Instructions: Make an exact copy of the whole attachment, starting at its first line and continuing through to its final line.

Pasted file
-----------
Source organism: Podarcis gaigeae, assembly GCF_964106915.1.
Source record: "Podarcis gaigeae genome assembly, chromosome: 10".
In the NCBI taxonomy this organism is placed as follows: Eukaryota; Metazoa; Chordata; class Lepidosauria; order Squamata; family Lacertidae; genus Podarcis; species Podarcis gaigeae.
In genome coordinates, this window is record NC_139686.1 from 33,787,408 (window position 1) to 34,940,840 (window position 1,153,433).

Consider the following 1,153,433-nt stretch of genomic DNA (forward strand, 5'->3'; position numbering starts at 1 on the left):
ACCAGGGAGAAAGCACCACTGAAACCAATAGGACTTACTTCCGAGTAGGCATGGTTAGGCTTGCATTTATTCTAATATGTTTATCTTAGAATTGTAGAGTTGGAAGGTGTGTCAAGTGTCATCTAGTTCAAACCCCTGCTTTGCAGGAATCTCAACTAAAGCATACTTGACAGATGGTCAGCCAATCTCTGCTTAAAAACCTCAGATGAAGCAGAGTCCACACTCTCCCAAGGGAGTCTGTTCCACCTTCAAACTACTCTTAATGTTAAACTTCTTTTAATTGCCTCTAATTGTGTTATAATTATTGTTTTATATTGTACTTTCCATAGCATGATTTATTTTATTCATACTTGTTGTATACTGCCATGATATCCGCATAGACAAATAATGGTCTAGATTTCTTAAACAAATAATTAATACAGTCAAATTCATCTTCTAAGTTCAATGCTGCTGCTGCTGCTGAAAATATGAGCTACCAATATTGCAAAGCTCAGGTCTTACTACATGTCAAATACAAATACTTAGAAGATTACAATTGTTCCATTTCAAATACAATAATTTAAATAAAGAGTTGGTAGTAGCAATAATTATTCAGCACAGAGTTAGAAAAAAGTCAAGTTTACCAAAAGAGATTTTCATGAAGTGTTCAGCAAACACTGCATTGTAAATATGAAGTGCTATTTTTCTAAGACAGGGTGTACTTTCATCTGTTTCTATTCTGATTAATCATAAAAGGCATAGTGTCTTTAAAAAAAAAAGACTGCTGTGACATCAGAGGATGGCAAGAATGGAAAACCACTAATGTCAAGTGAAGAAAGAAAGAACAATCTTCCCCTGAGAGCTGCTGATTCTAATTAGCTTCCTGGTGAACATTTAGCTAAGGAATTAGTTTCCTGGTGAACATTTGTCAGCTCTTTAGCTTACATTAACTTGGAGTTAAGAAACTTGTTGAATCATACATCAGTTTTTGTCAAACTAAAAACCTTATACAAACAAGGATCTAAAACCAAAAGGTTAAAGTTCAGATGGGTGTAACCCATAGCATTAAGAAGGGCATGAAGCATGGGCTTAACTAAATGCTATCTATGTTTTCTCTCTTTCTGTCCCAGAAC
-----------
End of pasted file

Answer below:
Source organism: Podarcis gaigeae, assembly GCF_964106915.1.
Source record: "Podarcis gaigeae genome assembly, chromosome: 10".
In the NCBI taxonomy this organism is placed as follows: Eukaryota; Metazoa; Chordata; class Lepidosauria; order Squamata; family Lacertidae; genus Podarcis; species Podarcis gaigeae.
In genome coordinates, this window is record NC_139686.1 from 33,787,408 (window position 1) to 34,940,840 (window position 1,153,433).

Consider the following 1,153,433-nt stretch of genomic DNA (forward strand, 5'->3'; position numbering starts at 1 on the left):
ACCAGGGAGAAAGCACCACTGAAACCAATAGGACTTACTTCCGAGTAGGCATGGTTAGGCTTGCATTTATTCTAATATGTTTATCTTAGAATTGTAGAGTTGGAAGGTGTGTCAAGTGTCATCTAGTTCAAACCCCTGCTTTGCAGGAATCTCAACTAAAGCATACTTGACAGATGGTCAGCCAATCTCTGCTTAAAAACCTCAGATGAAGCAGAGTCCACACTCTCCCAAGGGAGTCTGTTCCACCTTCAAACTACTCTTAATGTTAAACTTCTTTTAATTGCCTCTAATTGTGTTATAATTATTGTTTTATATTGTACTTTCCATAGCATGATTTATTTTATTCATACTTGTTGTATACTGCCATGATATCCGCATAGACAAATAATGGTCTAGATTTCTTAAACAAATAATTAATACAGTCAAATTCATCTTCTAAGTTCAATGCTGCTGCTGCTGCTGAAAATATGAGCTACCAATATTGCAAAGCTCAGGTCTTACTACATGTCAAATACAAATACTTAGAAGATTACAATTGTTCCATTTCAAATACAATAATTTAAATAAAGAGTTGGTAGTAGCAATAATTATTCAGCACAGAGTTAGAAAAAAGTCAAGTTTACCAAAAGAGATTTTCATGAAGTGTTCAGCAAACACTGCATTGTAAATATGAAGTGCTATTTTTCTAAGACAGGGTGTACTTTCATCTGTTTCTATTCTGATTAATCATAAAAGGCATAGTGTCTTTAAAAAAAAAAGACTGCTGTGACATCAGAGGATGGCAAGAATGGAAAACCACTAATGTCAAGTGAAGAAAGAAAGAACAATCTTCCCCTGAGAGCTGCTGATTCTAATTAGCTTCCTGGTGAACATTTAGCTAAGGAATTAGTTTCCTGGTGAACATTTGTCAGCTCTTTAGCTTACATTAACTTGGAGTTAAGAAACTTGTTGAATCATACATCAGTTTTTGTCAAACTAAAAACCTTATACAAACAAGGATCTAAAACCAAAAGGTTAAAGTTCAGATGGGTGTAACCCATAGCATTAAGAAGGGCATGAAGCATGGGCTTAACTAAATGCTATCTATGTTTTCTCTCTTTCTGTCCCAGAAC